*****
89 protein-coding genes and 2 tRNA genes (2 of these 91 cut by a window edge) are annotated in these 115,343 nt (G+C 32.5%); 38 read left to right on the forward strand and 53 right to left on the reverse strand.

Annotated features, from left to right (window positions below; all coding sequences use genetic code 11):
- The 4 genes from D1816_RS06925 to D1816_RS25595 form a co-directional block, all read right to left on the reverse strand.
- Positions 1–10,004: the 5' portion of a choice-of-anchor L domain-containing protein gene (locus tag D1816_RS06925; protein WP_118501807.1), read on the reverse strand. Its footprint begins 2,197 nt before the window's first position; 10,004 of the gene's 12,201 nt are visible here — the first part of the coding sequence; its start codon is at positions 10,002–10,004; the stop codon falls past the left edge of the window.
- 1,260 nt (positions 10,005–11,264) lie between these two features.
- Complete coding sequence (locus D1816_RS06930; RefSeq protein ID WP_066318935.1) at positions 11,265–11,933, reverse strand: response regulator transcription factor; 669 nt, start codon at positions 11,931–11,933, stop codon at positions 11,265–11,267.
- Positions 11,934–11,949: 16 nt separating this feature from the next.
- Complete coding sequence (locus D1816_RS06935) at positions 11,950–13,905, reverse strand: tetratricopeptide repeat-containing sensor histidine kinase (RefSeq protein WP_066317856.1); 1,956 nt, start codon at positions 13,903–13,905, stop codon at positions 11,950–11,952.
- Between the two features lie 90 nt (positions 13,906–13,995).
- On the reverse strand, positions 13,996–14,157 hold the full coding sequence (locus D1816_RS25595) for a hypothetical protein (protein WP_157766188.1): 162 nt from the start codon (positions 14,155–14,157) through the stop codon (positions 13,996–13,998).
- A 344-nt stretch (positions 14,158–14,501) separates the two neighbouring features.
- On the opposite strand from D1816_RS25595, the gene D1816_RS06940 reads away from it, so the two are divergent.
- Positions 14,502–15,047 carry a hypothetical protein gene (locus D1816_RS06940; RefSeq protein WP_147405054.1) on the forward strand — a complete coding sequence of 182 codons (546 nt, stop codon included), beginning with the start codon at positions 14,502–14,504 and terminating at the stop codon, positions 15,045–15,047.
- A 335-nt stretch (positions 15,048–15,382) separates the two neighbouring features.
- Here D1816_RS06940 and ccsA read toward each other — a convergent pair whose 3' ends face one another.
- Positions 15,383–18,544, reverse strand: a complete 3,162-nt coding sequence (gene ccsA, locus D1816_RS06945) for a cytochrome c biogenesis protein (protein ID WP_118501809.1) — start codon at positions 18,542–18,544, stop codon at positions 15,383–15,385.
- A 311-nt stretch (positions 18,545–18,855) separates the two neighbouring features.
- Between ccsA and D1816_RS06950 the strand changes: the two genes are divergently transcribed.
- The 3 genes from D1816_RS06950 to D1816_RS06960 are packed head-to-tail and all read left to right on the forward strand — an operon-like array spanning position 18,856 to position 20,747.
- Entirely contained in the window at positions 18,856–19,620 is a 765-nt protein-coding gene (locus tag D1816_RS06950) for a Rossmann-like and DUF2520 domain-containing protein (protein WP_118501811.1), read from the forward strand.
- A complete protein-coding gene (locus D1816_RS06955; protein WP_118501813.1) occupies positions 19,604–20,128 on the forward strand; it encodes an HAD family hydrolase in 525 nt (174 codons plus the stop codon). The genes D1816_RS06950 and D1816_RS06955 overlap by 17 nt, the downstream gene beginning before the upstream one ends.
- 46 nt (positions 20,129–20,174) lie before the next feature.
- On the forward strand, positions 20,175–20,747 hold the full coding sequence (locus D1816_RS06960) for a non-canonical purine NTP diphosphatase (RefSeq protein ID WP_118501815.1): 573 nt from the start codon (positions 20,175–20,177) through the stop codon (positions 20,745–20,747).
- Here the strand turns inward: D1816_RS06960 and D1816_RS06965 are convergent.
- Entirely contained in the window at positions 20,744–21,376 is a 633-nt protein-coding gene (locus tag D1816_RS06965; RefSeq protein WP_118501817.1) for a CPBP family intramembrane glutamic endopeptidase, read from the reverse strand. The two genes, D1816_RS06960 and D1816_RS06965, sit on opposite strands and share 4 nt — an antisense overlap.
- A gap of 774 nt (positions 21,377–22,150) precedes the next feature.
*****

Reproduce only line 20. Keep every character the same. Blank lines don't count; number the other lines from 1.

- Entirely contained in the window at positions 18,856–19,620 is a 765-nt protein-coding gene (locus tag D1816_RS06950) for a Rossmann-like and DUF2520 domain-containing protein (protein WP_118501811.1), read from the forward strand.